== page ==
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New GHS / OSHA Requirements January 2014. Contents Introduction What is GHS / OSHA HazCom 2012? What is an SDS? What is a GHS compliant label? GHS Pictograms.

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Presentation on theme: "New GHS / OSHA Requirements January 2014. Contents Introduction What is GHS / OSHA HazCom 2012? What is an SDS? What is a GHS compliant label? GHS Pictograms."— Presentation transcript:

1 New GHS / OSHA Requirements January 2014

2 Contents Introduction What is GHS / OSHA HazCom 2012? What is an SDS? What is a GHS compliant label? GHS Pictograms Timelines for implementation. How does my Company become compliant?

3 Introduction Requirements for chemical labels are regulated by OSHA in the U.S. and individual countries throughout the world use their own requirements to communicate any hazards to the end user or in the workplace during manufacture. Today, we are in an era of global commerce, where the typical supply chain can span many countries across the world. The United Nations and the International Labor Organization (ILO) has determined that a universally understood communication system is needed to classify and label chemicals in order to convey any hazards and risks to human health to all users. Under this directive, the Globally Harmonized System of classification and labeling of chemicals, otherwise known as GHS, was created.

4 What is GHS and Hazcom 2012? GHS and OSHA HazCom 2012 is one and the same. OSHA has decided to align its Hazard Communication to the Global Harmonized System (GHS). GHS will require all manufacturers to re-assess each chemical under the new 16 classifications of physical hazards criteria. Transitioning to this new system is a daunting task for any manufacturer and will involve both upstream and downstream supply chain partners. Recognizing the burden this places on manufacturers, a gradual phase in period was implemented, providing a limited grace period. In Europe, this period ended in December of 2012 and all products sold to any European Union countries should be GHS compliant.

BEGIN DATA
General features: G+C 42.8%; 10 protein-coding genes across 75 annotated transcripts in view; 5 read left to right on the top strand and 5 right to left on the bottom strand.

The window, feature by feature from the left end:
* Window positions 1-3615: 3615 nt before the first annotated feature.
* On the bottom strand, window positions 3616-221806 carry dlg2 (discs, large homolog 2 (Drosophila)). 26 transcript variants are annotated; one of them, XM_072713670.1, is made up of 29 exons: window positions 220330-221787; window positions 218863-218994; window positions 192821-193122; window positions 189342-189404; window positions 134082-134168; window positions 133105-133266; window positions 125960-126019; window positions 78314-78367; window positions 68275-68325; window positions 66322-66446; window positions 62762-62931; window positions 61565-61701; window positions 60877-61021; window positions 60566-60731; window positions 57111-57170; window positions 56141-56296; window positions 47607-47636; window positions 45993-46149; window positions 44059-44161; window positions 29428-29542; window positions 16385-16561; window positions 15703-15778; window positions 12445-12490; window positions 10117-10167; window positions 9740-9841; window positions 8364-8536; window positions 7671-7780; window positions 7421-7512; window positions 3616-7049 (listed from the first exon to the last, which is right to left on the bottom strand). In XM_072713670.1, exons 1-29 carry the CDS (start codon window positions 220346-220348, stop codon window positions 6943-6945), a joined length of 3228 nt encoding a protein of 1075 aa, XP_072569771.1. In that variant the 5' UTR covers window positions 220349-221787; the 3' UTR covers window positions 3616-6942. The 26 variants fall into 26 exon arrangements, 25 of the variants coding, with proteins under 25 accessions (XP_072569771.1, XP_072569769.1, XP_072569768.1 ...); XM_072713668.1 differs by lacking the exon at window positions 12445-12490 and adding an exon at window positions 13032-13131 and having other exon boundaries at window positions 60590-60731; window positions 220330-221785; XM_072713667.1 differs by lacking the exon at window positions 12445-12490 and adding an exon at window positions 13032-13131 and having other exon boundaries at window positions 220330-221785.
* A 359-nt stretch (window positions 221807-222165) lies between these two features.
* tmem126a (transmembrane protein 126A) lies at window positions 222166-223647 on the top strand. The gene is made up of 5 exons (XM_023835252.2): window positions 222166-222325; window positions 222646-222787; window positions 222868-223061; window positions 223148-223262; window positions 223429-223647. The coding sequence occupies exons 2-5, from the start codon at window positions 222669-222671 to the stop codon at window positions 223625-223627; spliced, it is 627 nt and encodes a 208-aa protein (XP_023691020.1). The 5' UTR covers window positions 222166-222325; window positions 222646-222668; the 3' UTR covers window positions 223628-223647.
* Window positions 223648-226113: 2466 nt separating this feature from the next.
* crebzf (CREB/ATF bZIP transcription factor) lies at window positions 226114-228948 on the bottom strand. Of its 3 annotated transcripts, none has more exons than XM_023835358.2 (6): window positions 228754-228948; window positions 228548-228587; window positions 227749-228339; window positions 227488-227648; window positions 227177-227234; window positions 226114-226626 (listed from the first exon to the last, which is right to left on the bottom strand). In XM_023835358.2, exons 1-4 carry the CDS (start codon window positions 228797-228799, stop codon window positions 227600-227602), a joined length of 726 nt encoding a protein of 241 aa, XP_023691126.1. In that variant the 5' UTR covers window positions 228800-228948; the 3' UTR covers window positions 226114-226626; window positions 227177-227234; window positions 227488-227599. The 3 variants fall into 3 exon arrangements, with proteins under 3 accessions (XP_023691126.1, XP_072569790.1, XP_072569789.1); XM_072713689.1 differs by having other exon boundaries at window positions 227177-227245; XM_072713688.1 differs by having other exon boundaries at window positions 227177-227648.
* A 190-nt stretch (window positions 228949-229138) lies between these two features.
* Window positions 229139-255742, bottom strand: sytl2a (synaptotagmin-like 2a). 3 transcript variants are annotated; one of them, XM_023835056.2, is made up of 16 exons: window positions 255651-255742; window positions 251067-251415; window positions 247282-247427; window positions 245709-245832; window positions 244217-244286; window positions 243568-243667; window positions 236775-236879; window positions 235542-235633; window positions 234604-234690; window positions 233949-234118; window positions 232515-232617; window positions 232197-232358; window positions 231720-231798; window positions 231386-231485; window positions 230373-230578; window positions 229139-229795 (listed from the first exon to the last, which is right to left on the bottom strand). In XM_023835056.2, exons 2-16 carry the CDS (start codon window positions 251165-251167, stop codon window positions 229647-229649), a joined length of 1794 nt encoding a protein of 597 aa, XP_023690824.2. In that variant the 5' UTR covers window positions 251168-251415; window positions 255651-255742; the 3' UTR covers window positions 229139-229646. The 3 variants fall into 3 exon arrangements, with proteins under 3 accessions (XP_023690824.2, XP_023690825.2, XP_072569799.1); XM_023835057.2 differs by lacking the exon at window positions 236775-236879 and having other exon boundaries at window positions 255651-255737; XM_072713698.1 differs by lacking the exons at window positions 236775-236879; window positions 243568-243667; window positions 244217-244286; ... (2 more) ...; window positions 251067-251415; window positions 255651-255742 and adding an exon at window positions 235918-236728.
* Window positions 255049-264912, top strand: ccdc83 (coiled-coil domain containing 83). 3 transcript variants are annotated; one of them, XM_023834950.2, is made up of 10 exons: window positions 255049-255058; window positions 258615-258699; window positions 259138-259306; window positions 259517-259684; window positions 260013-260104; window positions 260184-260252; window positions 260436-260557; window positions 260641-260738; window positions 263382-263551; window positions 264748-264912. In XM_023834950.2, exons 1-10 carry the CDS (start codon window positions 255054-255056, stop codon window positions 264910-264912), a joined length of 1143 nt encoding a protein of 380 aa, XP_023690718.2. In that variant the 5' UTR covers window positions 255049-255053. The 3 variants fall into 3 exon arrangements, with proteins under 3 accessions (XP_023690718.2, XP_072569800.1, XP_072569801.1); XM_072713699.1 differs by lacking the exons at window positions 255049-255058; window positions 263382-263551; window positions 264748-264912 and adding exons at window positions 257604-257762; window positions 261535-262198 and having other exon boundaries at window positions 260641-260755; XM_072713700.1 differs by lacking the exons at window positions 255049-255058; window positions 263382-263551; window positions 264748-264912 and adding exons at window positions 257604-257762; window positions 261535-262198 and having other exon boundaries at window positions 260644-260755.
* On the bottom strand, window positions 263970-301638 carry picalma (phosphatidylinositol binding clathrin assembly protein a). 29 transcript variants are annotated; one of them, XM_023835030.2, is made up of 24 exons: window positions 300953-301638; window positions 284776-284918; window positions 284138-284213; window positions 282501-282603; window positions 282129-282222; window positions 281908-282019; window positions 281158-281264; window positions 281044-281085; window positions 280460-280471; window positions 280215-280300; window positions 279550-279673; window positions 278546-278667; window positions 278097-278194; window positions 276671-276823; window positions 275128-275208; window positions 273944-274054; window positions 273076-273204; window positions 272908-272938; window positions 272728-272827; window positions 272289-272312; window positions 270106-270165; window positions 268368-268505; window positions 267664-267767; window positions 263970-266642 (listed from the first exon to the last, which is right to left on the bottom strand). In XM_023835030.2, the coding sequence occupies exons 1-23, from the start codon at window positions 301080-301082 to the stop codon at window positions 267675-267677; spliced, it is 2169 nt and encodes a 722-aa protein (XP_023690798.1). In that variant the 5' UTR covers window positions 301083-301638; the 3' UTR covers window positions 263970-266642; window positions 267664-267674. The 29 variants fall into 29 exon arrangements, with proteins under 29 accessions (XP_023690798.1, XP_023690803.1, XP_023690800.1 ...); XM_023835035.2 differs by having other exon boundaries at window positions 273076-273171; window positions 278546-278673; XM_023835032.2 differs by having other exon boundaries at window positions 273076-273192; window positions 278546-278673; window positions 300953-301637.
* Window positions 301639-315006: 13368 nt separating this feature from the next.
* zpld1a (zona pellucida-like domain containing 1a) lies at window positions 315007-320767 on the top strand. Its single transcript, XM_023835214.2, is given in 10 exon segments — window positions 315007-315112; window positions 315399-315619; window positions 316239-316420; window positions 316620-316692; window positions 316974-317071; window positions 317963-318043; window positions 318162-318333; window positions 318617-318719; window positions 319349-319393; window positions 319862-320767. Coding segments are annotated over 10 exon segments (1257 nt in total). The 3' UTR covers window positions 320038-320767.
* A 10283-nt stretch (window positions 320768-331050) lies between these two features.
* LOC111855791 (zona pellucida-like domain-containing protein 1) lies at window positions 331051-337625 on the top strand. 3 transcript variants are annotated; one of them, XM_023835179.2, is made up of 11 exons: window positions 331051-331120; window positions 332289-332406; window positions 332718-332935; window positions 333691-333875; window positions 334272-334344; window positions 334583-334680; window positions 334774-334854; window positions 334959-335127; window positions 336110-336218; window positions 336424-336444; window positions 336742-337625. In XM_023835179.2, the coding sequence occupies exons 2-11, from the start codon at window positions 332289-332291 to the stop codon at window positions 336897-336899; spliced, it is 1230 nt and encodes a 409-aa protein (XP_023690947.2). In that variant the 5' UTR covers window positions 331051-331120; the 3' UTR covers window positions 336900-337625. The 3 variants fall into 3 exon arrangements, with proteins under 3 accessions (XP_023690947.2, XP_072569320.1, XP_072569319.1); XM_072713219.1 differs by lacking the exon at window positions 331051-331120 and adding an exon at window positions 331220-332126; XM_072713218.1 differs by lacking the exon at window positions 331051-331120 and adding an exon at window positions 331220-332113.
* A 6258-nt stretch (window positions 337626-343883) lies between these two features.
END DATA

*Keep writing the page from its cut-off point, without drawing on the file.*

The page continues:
5 What is an SDS? An SDS is simply a “Safety Data Sheet”, more familiarly known to most of us in the United States and Canada as an MSDS (Material Safety Data Sheet). The new SDS format is similar to the familiar MSDS, but has 16 sections in a specific order, and also includes information on Ecological impact, Disposal considerations, Transport and regulatory information. The SDS must also include GHS pictograms which are diamond shaped symbols, that are in black print on a white background, with red borders. This new regulation will require SDS’s to be printed on a color printer.

6 GHS labeling requirements Under GHS regulation, there are 6 basic elements that must appear on any chemical label when shipped. These six elements are: Product Identifier – the name of the pure substance or mixture. This product identifier must also be exactly the same on the associated SDS. GHS Pictograms – one or more of 9 different diamond shaped symbols as appropriate to convey information about any hazards or risks associated with the product. (see slides 8 & 9 for detailed descriptions) Signal Words – “Warning” or “Danger” are the only authorized signal words. Hazard Statements – These statements describe the nature and degree of the hazard.